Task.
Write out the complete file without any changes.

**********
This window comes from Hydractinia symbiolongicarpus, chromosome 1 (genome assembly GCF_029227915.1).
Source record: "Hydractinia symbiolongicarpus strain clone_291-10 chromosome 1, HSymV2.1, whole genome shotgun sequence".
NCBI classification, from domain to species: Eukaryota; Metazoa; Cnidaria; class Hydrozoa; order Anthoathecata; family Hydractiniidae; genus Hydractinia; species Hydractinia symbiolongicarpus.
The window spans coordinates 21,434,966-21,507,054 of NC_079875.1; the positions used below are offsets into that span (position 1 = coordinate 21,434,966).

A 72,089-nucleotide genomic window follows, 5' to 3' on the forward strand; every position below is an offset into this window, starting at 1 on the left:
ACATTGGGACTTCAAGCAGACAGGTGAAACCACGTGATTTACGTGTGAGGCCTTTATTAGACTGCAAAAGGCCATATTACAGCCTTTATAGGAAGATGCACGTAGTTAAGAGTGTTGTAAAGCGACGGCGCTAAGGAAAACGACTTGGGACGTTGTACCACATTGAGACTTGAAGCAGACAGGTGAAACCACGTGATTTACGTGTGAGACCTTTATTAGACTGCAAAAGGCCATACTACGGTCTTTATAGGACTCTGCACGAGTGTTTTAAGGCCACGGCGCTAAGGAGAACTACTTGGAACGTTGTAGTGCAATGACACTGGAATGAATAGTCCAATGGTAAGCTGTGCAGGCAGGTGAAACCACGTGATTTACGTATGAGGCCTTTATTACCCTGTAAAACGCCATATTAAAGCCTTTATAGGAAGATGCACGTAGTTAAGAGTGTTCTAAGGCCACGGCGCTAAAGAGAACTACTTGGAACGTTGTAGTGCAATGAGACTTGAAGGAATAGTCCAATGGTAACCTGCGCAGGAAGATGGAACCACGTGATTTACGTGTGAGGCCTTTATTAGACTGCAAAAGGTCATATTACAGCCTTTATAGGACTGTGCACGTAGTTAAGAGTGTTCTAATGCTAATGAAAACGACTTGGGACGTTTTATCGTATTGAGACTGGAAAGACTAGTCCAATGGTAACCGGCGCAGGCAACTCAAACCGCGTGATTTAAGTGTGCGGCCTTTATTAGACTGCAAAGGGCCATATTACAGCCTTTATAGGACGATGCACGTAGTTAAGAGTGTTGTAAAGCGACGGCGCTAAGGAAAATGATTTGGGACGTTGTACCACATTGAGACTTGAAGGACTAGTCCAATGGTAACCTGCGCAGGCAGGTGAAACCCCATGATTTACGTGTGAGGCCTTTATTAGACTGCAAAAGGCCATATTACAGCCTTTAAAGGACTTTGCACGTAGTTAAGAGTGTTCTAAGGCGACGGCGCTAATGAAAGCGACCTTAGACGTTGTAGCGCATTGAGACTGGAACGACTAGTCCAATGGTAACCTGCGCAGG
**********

This window comes from Hydractinia symbiolongicarpus, chromosome 1 (genome assembly GCF_029227915.1).
Source record: "Hydractinia symbiolongicarpus strain clone_291-10 chromosome 1, HSymV2.1, whole genome shotgun sequence".
NCBI classification, from domain to species: Eukaryota; Metazoa; Cnidaria; class Hydrozoa; order Anthoathecata; family Hydractiniidae; genus Hydractinia; species Hydractinia symbiolongicarpus.
The window spans coordinates 21,434,966-21,507,054 of NC_079875.1; the positions used below are offsets into that span (position 1 = coordinate 21,434,966).

A 72,089-nucleotide genomic window follows, 5' to 3' on the forward strand; every position below is an offset into this window, starting at 1 on the left:
ACATTGGGACTTCAAGCAGACAGGTGAAACCACGTGATTTACGTGTGAGGCCTTTATTAGACTGCAAAAGGCCATATTACAGCCTTTATAGGAAGATGCACGTAGTTAAGAGTGTTGTAAAGCGACGGCGCTAAGGAAAACGACTTGGGACGTTGTACCACATTGAGACTTGAAGCAGACAGGTGAAACCACGTGATTTACGTGTGAGACCTTTATTAGACTGCAAAAGGCCATACTACGGTCTTTATAGGACTCTGCACGAGTGTTTTAAGGCCACGGCGCTAAGGAGAACTACTTGGAACGTTGTAGTGCAATGACACTGGAATGAATAGTCCAATGGTAAGCTGTGCAGGCAGGTGAAACCACGTGATTTACGTATGAGGCCTTTATTACCCTGTAAAACGCCATATTAAAGCCTTTATAGGAAGATGCACGTAGTTAAGAGTGTTCTAAGGCCACGGCGCTAAAGAGAACTACTTGGAACGTTGTAGTGCAATGAGACTTGAAGGAATAGTCCAATGGTAACCTGCGCAGGAAGATGGAACCACGTGATTTACGTGTGAGGCCTTTATTAGACTGCAAAAGGTCATATTACAGCCTTTATAGGACTGTGCACGTAGTTAAGAGTGTTCTAATGCTAATGAAAACGACTTGGGACGTTTTATCGTATTGAGACTGGAAAGACTAGTCCAATGGTAACCGGCGCAGGCAACTCAAACCGCGTGATTTAAGTGTGCGGCCTTTATTAGACTGCAAAGGGCCATATTACAGCCTTTATAGGACGATGCACGTAGTTAAGAGTGTTGTAAAGCGACGGCGCTAAGGAAAATGATTTGGGACGTTGTACCACATTGAGACTTGAAGGACTAGTCCAATGGTAACCTGCGCAGGCAGGTGAAACCCCATGATTTACGTGTGAGGCCTTTATTAGACTGCAAAAGGCCATATTACAGCCTTTAAAGGACTTTGCACGTAGTTAAGAGTGTTCTAAGGCGACGGCGCTAATGAAAGCGACCTTAGACGTTGTAGCGCATTGAGACTGGAACGACTAGTCCAATGGTAACCTGCGCAGG